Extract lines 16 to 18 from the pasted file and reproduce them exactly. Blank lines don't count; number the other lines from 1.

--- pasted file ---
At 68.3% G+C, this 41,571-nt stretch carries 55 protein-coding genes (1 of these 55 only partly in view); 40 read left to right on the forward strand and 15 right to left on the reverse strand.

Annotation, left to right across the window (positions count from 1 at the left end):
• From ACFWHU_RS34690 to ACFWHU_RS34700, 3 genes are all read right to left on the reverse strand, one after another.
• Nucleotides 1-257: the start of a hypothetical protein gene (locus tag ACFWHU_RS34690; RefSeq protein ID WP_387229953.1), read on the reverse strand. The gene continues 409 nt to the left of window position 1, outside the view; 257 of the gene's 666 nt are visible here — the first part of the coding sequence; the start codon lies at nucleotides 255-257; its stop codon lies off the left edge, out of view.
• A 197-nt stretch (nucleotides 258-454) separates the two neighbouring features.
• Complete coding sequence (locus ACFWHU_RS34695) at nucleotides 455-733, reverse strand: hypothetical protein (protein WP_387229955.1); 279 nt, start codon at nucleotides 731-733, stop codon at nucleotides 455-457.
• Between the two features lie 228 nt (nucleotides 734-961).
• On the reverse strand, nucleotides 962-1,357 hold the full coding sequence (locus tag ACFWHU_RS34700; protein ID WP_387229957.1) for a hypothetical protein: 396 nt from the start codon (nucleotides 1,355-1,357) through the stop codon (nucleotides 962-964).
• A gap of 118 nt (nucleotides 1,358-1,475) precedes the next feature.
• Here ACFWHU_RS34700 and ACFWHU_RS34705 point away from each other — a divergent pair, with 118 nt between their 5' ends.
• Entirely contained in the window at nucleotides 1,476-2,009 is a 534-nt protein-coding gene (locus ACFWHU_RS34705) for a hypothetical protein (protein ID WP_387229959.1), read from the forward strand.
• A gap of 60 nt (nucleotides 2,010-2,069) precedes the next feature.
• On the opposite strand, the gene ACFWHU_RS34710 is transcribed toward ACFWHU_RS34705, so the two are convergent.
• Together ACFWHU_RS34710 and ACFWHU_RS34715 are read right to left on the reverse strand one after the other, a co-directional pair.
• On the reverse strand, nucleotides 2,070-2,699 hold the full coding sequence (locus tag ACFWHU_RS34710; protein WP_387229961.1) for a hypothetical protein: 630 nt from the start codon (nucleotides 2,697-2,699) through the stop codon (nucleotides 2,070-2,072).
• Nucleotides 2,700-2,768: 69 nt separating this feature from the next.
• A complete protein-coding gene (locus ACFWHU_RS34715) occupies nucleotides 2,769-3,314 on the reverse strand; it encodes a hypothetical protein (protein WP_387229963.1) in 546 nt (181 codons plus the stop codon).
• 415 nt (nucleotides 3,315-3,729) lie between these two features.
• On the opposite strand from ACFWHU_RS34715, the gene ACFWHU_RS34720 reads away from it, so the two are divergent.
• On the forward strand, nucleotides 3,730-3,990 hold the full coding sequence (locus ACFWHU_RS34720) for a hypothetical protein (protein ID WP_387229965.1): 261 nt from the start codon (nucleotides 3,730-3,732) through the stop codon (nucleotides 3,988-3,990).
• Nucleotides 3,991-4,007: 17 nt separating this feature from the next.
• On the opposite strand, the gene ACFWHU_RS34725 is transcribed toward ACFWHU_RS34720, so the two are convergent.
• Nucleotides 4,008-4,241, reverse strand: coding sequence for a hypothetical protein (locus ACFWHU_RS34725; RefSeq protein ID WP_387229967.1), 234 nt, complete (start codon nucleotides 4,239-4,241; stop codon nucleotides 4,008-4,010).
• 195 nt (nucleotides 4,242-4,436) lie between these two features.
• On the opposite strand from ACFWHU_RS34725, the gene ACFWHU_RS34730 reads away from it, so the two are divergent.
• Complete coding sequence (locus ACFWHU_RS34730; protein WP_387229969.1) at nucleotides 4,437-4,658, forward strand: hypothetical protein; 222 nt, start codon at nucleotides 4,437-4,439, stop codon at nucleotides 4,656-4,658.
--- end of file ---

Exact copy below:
• Nucleotides 2,700-2,768: 69 nt separating this feature from the next.
• A complete protein-coding gene (locus ACFWHU_RS34715) occupies nucleotides 2,769-3,314 on the reverse strand; it encodes a hypothetical protein (protein WP_387229963.1) in 546 nt (181 codons plus the stop codon).
• 415 nt (nucleotides 3,315-3,729) lie between these two features.